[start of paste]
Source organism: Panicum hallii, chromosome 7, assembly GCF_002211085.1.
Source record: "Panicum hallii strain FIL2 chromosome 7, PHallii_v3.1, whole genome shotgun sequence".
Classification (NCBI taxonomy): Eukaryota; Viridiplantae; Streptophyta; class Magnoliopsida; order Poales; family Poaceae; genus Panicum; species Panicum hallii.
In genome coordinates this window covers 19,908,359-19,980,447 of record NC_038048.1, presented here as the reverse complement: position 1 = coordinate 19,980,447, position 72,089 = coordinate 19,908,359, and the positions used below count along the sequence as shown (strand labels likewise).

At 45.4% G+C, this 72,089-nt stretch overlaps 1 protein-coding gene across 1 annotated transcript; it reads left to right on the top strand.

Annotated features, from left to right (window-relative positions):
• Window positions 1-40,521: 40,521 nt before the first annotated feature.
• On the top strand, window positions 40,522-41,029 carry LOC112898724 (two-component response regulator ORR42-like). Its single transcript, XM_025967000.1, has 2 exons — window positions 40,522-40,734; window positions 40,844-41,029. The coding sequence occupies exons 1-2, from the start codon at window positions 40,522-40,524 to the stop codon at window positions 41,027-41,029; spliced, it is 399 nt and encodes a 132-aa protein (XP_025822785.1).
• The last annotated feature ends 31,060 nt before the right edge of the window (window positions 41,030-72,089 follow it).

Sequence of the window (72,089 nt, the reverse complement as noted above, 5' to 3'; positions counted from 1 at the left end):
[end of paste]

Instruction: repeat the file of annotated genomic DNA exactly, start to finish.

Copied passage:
Source organism: Panicum hallii, chromosome 7, assembly GCF_002211085.1.
Source record: "Panicum hallii strain FIL2 chromosome 7, PHallii_v3.1, whole genome shotgun sequence".
Classification (NCBI taxonomy): Eukaryota; Viridiplantae; Streptophyta; class Magnoliopsida; order Poales; family Poaceae; genus Panicum; species Panicum hallii.
In genome coordinates this window covers 19,908,359-19,980,447 of record NC_038048.1, presented here as the reverse complement: position 1 = coordinate 19,980,447, position 72,089 = coordinate 19,908,359, and the positions used below count along the sequence as shown (strand labels likewise).

At 45.4% G+C, this 72,089-nt stretch overlaps 1 protein-coding gene across 1 annotated transcript; it reads left to right on the top strand.

Annotated features, from left to right (window-relative positions):
• Window positions 1-40,521: 40,521 nt before the first annotated feature.
• On the top strand, window positions 40,522-41,029 carry LOC112898724 (two-component response regulator ORR42-like). Its single transcript, XM_025967000.1, has 2 exons — window positions 40,522-40,734; window positions 40,844-41,029. The coding sequence occupies exons 1-2, from the start codon at window positions 40,522-40,524 to the stop codon at window positions 41,027-41,029; spliced, it is 399 nt and encodes a 132-aa protein (XP_025822785.1).
• The last annotated feature ends 31,060 nt before the right edge of the window (window positions 41,030-72,089 follow it).

Sequence of the window (72,089 nt, the reverse complement as noted above, 5' to 3'; positions counted from 1 at the left end):